In an exciting twist at the 2016 Critics’ Choice Awards, Thandie Newton netted the award for Best Supporting Actress in a Drama Series. Newton had some fierce competition in her category. Other nominees included Constance Zimmer for UnREAL, Christine Baranski for The Good Wife and Emilia Clarke and Lena Headey for Game of Thrones. But it was the Westworld actress who blew the competition right out of the water, and it’s no surprise that she did. Newton is one of the most talented — and regularly undervalued — performers working in film and television today.
Newton’s performance in Westworld has been nothing short of riveting. As Maeve, Newton bewitched audiences every week, consistently a powerhouse performer as a robot who is slowly gaining sentience and channeling that awareness into her potential escape. Newton’s prominent return to the screen comes after a few recent quiet years where she starred in smaller films like For Colored Girls and Retreat as well as the short-lived television series The Slap. With Westworld‘s success and her subsequent Critics’ Choice win, I think it’s safe to say we might be witnessing a major career comeback for Newton.
For those who know Newton’s work, her officially award-caliber performance on the hit HBO show should come as no surprise. For those who are just now discovering Newton, it would behoove you to visit her previous work, because Newton has always delivered on her end of the acting bargain. She’s been working in film and television since she was 19 years old, making her film debut in 1991’s Flirting. From there, Newton has gone on to star in films like Beloved, Mission Impossible II, W. and The Chronicles of Riddick.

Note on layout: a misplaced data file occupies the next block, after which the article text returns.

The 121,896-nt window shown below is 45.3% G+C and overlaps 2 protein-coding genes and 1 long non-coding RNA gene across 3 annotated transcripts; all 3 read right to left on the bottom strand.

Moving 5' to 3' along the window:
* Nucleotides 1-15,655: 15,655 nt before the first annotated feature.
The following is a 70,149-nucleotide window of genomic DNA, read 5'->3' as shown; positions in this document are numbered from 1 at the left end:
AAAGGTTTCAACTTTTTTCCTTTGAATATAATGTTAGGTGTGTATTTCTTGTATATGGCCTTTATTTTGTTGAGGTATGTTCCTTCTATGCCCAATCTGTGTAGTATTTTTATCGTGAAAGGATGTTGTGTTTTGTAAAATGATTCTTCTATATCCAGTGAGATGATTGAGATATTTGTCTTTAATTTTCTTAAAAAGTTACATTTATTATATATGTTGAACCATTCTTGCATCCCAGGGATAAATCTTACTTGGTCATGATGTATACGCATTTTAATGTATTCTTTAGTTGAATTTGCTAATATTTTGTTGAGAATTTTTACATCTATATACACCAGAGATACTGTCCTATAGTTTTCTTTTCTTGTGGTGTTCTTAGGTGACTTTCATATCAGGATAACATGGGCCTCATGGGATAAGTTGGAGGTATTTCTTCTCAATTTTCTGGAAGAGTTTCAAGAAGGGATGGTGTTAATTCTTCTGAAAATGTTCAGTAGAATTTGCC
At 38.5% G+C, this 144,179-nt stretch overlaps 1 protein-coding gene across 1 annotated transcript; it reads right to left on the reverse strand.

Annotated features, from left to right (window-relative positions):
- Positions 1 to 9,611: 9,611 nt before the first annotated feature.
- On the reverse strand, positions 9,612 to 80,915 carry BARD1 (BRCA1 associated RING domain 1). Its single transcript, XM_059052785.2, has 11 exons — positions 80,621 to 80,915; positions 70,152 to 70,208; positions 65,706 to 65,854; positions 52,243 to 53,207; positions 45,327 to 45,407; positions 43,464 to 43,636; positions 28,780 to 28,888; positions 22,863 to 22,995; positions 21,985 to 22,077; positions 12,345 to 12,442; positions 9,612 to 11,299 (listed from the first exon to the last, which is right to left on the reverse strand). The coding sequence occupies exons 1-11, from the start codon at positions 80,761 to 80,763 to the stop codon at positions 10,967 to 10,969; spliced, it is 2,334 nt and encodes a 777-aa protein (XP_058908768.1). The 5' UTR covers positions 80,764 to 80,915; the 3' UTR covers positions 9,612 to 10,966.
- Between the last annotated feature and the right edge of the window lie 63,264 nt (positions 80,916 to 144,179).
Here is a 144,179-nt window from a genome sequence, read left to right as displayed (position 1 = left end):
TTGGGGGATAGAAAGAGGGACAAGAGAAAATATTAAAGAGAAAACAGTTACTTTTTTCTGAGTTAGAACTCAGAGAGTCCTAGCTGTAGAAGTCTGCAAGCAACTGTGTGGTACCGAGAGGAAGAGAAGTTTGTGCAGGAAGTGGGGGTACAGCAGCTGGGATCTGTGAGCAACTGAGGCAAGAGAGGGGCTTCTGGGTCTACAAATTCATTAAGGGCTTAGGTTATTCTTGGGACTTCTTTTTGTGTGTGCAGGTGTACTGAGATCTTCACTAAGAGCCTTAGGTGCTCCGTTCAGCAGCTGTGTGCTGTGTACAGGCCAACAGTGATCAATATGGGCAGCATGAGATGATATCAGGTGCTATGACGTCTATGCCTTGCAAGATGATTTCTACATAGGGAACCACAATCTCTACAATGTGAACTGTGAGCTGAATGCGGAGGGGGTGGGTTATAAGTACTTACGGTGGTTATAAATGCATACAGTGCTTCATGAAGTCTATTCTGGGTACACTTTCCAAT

Newton has consistently been cast in supporting roles, but her work is anything but supporting. She is, in truth, a star. In reviewing her body of work, however light-hearted or serious a project, Newton has always found the humanity and reality of her characters (yes, that even includes Norbit). The fact that Newton has often been shuffled into to a supporting role — be it love interest, ingenue or angry woman — is a bit criminal. Why has it taken so long to for Hollywood to get its act together and give Newton the kind of visibility that her work warrants?
Whatever the reason, I think the crucial fact to focus on is that Newton is continuing to bring her A game to each role she tackles; Westworld simply proves that she is on track for a major career renaissance. Newton is poised for another exciting role in Candian wunderkind director Xavier Dolan’s The Life and Death of John F. Donovan and will ostensibly be returning to Westworld when it returns in 2018. You deserve this praise, Thandie Newton. Here’s to an award season full of repeat moments of glory like the one at the 2016 Critics’ Choice Awards.
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